Kostis Palamas from Mesolongi

Kostis Palamas from Mesolongi Greece: Kostis Palamas (1859-1943) is one of the greatest Greek poets of the modern era, the man who along with his significant contemporaries gave a new impulse to the Greek poetry. The most important contribution of Palamas was the introduction of the Modern Greek language into the Greek literacy and the weakening of the old and official, difficult to understand language that was used till these times.

Kostis Palamas was born in Patras by a wealthy family that descended from Mesolongi. However, Palamas lived the first tragedy of his life at the age of seven, when he lost both his parents in a car accident. This experience made him distant as a character and self-restrained. Then, Kostis Palamas moved to Mesolongi and was brought up by his uncle. His first childhood memories were connected to the sea lagoon of Mesolongi, which was mentioned in many of his poems.

In 1876, Palamas went to Athens to study Law but he soon abandoned his studies and turned to journalism and literature. He collaborated with many literature magazines and won several prizes for his poems, which distinguished for their lyric tone. His first collection of poetry, titled The Songs of My Fatherland, was published in 1886. His work Hymn to Athena (1889) was the winner in a prestigious poetry contest.

In 1887, Palamas married Maria Valvi, his childhood sweetheart, and became the father of three children, Leandros, Nafsika and Alkis. Another tragedy soon struck his life when his youngest child, Alkis, died at the age of four, an event that would deeply affect him for the rest of his life and would give a more tragic tone in his poetry. This is when he wrote the poem The Tomb, dedicated to his lost son.

Palamas was appointed as the Secretary of the University of Athens in 1897, a position he was to hold until 1928. This position gave him lifelong financial security, allowing him to devote wholeheartedly to poetry and literature. The major works of Palamas include The Eye of My Soul (1892), The Static Life (1904) and Twelve Sayings of the Gypsy (1907). Palamas also has two works of prose to his credit.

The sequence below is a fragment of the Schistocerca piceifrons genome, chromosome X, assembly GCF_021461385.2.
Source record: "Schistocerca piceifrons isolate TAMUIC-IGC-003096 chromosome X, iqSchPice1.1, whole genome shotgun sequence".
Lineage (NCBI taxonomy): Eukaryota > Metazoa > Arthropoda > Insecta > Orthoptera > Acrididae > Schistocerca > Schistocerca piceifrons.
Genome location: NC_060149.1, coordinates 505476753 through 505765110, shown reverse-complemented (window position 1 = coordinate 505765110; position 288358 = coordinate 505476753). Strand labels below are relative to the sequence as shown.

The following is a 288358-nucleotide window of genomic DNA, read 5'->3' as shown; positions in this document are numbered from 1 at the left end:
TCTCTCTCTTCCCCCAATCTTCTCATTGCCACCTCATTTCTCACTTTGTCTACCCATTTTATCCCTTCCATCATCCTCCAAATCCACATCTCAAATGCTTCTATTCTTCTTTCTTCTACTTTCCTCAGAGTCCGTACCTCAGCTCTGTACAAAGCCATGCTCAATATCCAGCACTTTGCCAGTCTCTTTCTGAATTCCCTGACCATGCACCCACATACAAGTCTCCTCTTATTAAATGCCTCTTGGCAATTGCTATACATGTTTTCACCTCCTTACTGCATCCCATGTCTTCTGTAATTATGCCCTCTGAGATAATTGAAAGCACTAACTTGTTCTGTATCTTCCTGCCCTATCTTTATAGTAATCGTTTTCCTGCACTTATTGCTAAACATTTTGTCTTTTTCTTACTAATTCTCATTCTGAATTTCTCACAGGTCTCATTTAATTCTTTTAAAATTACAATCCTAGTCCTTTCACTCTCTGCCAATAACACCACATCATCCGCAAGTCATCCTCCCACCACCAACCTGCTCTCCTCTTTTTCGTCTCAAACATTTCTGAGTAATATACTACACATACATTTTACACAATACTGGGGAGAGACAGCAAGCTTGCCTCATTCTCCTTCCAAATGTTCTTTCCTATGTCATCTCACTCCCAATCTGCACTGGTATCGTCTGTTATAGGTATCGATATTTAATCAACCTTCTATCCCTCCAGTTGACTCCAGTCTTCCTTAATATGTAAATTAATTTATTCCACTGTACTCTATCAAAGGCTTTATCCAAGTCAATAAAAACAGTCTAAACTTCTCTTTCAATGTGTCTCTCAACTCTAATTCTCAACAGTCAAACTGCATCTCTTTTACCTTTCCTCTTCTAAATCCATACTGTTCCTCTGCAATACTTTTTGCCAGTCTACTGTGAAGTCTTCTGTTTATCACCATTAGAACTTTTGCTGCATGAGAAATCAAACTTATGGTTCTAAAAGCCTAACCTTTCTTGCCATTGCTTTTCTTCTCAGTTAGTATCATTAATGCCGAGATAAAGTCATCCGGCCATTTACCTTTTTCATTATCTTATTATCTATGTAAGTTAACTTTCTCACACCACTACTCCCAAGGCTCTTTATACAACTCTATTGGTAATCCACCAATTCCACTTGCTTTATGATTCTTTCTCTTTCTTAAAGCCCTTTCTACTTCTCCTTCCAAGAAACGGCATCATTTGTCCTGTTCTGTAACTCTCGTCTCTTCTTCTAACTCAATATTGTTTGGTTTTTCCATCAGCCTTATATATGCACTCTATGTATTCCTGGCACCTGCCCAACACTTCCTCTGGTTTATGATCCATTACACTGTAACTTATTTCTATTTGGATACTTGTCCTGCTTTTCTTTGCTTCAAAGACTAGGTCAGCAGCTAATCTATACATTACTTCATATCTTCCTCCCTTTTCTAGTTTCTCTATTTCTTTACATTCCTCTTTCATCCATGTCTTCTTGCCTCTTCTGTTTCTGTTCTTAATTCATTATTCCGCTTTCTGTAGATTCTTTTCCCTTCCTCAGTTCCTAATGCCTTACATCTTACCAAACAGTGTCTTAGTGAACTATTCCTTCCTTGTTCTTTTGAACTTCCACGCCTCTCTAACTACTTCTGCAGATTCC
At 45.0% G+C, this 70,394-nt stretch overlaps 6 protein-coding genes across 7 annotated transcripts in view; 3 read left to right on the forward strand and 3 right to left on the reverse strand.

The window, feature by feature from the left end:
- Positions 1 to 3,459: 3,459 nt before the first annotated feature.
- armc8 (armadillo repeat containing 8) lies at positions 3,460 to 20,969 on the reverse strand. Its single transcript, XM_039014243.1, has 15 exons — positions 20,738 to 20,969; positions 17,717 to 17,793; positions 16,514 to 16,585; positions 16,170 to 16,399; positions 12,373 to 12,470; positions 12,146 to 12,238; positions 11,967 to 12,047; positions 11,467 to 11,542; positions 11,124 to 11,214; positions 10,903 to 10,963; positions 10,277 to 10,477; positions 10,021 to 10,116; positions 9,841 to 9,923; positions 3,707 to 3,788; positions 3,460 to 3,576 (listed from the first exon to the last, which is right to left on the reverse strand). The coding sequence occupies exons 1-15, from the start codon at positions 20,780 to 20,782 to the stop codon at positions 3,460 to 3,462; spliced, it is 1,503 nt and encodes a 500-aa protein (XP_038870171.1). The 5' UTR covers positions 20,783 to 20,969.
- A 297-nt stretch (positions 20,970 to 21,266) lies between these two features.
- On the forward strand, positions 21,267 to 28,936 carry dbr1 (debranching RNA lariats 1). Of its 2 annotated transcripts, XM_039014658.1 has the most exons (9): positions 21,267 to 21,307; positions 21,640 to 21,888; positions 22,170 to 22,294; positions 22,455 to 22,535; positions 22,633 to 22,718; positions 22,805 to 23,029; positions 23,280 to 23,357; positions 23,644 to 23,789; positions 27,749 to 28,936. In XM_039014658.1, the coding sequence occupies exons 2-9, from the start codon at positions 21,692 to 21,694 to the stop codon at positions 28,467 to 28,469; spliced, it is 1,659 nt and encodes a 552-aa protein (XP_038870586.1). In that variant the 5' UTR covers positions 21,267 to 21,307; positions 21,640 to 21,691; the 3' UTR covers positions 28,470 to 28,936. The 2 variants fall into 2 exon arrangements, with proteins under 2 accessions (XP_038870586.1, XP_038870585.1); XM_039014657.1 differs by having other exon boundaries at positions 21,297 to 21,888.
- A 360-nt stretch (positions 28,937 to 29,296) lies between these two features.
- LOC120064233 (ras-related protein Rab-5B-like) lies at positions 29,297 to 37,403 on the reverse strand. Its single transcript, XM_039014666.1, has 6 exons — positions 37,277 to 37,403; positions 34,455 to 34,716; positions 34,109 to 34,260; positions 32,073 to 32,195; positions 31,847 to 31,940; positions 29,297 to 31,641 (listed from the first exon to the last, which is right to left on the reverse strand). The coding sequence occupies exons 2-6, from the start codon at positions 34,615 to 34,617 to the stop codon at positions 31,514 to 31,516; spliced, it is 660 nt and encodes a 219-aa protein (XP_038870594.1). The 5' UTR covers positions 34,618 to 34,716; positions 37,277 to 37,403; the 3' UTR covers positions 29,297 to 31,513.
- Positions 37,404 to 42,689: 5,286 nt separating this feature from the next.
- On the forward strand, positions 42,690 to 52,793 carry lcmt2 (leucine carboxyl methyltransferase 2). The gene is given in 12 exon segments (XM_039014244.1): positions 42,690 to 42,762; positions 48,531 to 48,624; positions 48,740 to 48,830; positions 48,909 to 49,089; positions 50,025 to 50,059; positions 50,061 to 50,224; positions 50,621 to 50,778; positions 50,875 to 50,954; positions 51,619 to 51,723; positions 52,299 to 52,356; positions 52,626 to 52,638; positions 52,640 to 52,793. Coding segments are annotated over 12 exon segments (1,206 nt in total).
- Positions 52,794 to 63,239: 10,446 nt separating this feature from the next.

Palamas was given the prestigious post of President of the Athens Academy at the age of 70. He spent his final years loved by his family and friends, away from the public glare but adored and honoured by lovers of literature and the general public.

Kostis Palamas died in 1943 during the Second World War. He died a month after the death of his beloved wife. His funeral in Athens became a rallying point for the Greek resistance, with about 100,000 mourners singing his poems, and even singing the banned Greek national anthem as an expression of protest against the Nazis.

Regarded as a national poet of Greece, Palamas exemplified the Greek spirit and culture in full measure. He bestrode the Greek literary scene for over 40 years. His literary struggles against the proponents of purist language (katharevoussa) profoundly influenced and vivified the political and intellectual scene of his country. The great French writer Romain Rolland even regarded Palamas as the greatest poet of Europe at his time. Kostis Palamas never won the Nobel Prize for Literature, even though he was nominated twice.

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